Bonhoeffer echoed these sentiments in his arguments against the imposition of Aryan requirements on the church. When discussing Nazi anti-Semitism, Bonhoeffer maintained that the church was responsible for rendering “service to the victims” of state action, no matter their creed or ethnicity: “The church has an unconditional obligation toward the victims of any societal order, even if they do not belong to the Christian community.”
In 1942, a few months before his imprisonment, Bonhoeffer penned a reflection on a decade of Nazi rule, “After Ten Years.” In this letter, which was sent to his friends in the resistance, Bonhoeffer articulated a stirring vision of human flourishing and institutional freedom in sharp opposition to Hitler’s ideology. He called for the “civil courage” needed to stand up to the totalitarian tyrants who would sow injustice and reap misery. “Civil courage,” wrote Bonhoeffer, “can grow only from the free responsibility of the free man.”
This conception of freedom, however, was not one of radical individual autonomy in opposition to or supremacy over God’s will for human life. Throughout the 1930s and early 1940s, Bonhoeffer observed, “one thing has emerged that seems certain: in the common life of human beings, there are laws that are stronger than everything that believes it can supersede them, and that it is therefore not only wrong but unwise to disregard these laws.” At times, it might be difficult to apply such abstract natural law principles to a concrete ethical situation. But such situations are rare, and these exceptional circumstances tend to reinforce rather than undermine the validity of such orders.
Marriage and Political Authority
One of these laws of the created order that Bonhoeffer recognized and affirmed was the institution of marriage. The changes in the social order and the upheaval of war and industrialization had placed marriage and family in a precarious position. Bonhoeffer cited the prevalence of voluntary childlessness and dissolution of familial bonds, in part due to the influence of radical individualist and socialist ideologies, as evidence that “marriage and family are experiencing a violent crisis,” as he put it in a 1932 lecture. Even amid such travails, however, Bonhoeffer steadfastly defended marriage as foundational to God’s purposes in the world. Marriage, like the church and the realm of productive labor, places limits on and sets the framework for responsible political action. As Bonhoeffer put it:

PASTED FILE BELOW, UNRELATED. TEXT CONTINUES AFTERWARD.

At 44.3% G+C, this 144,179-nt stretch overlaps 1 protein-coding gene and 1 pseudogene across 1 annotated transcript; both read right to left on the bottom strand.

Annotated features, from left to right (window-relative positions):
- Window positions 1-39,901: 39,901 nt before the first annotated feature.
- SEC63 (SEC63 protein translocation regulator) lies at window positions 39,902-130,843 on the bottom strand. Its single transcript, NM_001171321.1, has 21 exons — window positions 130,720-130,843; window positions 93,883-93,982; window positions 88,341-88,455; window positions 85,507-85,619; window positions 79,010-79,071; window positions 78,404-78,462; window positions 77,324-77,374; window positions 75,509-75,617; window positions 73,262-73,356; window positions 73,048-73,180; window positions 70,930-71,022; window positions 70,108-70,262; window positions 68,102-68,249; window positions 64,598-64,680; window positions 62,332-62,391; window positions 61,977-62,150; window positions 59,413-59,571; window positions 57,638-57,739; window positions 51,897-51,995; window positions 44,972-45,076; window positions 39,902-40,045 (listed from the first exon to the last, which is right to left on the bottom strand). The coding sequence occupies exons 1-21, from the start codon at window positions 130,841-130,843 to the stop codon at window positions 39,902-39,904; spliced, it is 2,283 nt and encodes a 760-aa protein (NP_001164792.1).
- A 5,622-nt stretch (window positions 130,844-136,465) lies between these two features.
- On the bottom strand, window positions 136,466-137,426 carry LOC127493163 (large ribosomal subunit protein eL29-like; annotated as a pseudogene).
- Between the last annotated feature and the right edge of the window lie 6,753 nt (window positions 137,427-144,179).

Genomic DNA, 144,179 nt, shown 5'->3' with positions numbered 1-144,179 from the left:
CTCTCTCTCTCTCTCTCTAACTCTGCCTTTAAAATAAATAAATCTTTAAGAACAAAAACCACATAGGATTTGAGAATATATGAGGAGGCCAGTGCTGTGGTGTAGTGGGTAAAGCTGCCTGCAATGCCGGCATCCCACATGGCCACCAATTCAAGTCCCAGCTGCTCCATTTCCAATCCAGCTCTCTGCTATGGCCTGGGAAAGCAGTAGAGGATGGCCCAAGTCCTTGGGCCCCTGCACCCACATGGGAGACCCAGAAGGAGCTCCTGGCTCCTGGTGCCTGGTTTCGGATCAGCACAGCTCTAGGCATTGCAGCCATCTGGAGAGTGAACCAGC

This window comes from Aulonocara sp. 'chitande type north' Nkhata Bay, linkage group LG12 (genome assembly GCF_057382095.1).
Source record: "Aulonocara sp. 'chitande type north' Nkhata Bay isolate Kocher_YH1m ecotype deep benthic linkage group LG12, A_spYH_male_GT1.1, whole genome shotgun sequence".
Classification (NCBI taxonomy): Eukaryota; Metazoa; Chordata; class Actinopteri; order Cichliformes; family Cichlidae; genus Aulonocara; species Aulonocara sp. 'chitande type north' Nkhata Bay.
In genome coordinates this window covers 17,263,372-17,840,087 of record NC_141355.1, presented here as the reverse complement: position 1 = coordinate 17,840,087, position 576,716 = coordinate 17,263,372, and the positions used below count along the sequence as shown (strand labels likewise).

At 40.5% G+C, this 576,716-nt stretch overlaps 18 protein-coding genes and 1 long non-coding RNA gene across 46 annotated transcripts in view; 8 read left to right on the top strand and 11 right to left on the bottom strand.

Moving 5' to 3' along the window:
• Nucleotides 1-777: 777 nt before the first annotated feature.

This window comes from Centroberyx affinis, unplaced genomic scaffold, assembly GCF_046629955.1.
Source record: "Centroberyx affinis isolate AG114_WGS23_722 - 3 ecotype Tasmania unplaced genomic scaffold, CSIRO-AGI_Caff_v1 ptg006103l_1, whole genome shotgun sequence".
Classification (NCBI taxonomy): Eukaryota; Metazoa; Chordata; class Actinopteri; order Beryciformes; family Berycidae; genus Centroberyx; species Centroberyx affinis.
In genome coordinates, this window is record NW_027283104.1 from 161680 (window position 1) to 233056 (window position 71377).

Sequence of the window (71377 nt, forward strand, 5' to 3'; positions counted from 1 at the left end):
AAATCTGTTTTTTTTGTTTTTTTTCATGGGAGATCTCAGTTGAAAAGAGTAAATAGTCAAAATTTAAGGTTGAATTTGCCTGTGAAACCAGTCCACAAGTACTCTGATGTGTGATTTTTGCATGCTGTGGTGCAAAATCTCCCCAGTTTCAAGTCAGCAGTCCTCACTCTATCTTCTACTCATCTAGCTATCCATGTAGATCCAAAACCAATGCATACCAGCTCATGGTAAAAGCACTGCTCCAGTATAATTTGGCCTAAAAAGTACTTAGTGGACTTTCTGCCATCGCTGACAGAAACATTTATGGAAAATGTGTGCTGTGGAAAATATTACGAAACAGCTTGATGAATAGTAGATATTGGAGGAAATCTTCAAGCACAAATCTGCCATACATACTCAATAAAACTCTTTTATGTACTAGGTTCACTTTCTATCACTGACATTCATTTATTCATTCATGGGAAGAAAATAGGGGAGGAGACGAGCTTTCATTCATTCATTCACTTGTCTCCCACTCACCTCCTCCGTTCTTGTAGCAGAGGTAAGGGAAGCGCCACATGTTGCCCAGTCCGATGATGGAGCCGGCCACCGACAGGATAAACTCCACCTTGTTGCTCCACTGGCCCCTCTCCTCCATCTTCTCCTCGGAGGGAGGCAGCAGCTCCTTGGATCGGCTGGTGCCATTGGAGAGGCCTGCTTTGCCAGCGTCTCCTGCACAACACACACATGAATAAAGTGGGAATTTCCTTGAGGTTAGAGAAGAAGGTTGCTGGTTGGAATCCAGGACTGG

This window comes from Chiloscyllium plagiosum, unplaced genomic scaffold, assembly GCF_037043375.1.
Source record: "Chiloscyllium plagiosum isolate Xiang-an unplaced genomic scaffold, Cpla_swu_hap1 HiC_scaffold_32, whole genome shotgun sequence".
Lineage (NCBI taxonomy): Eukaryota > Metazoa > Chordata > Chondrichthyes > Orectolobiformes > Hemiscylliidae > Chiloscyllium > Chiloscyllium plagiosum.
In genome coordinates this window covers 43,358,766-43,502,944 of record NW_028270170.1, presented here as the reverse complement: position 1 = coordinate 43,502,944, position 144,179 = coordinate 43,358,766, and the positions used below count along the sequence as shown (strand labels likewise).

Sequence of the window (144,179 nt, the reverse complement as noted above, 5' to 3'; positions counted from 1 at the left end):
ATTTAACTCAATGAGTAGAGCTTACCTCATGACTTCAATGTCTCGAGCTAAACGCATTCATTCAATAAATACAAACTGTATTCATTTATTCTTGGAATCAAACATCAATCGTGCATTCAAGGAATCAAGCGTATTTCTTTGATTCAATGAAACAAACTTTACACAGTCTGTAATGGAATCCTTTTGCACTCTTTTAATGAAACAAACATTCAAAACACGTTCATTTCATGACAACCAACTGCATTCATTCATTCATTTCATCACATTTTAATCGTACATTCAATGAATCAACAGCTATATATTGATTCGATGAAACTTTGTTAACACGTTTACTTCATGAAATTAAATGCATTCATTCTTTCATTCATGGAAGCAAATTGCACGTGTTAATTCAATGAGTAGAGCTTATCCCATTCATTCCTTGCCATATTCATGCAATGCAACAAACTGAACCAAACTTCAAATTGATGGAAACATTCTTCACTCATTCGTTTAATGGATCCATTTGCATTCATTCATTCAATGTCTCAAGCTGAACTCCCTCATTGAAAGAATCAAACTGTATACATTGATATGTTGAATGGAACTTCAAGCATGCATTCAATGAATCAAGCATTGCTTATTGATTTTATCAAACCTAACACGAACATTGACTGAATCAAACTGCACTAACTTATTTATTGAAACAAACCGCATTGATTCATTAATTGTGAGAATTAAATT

Marriage and work exist from the beginning under an appointed divine mandate that must be performed in faithful obedience to God. For this reason marriage and work have their own origin in God that is not established by government but is to be acknowledged by it.
Only an idolatrous view of political authority would imbue such earthly powers with the right of defining and redefining a God-given institution like marriage. Instead,
For the sake of Jesus Christ a special right preserves marriage and with it the family and preserves work and with it economic life, culture, science, and art. That means government possesses for this realm only regulative but not constitutive signiﬁcance. Marriage is contracted not by government but before government.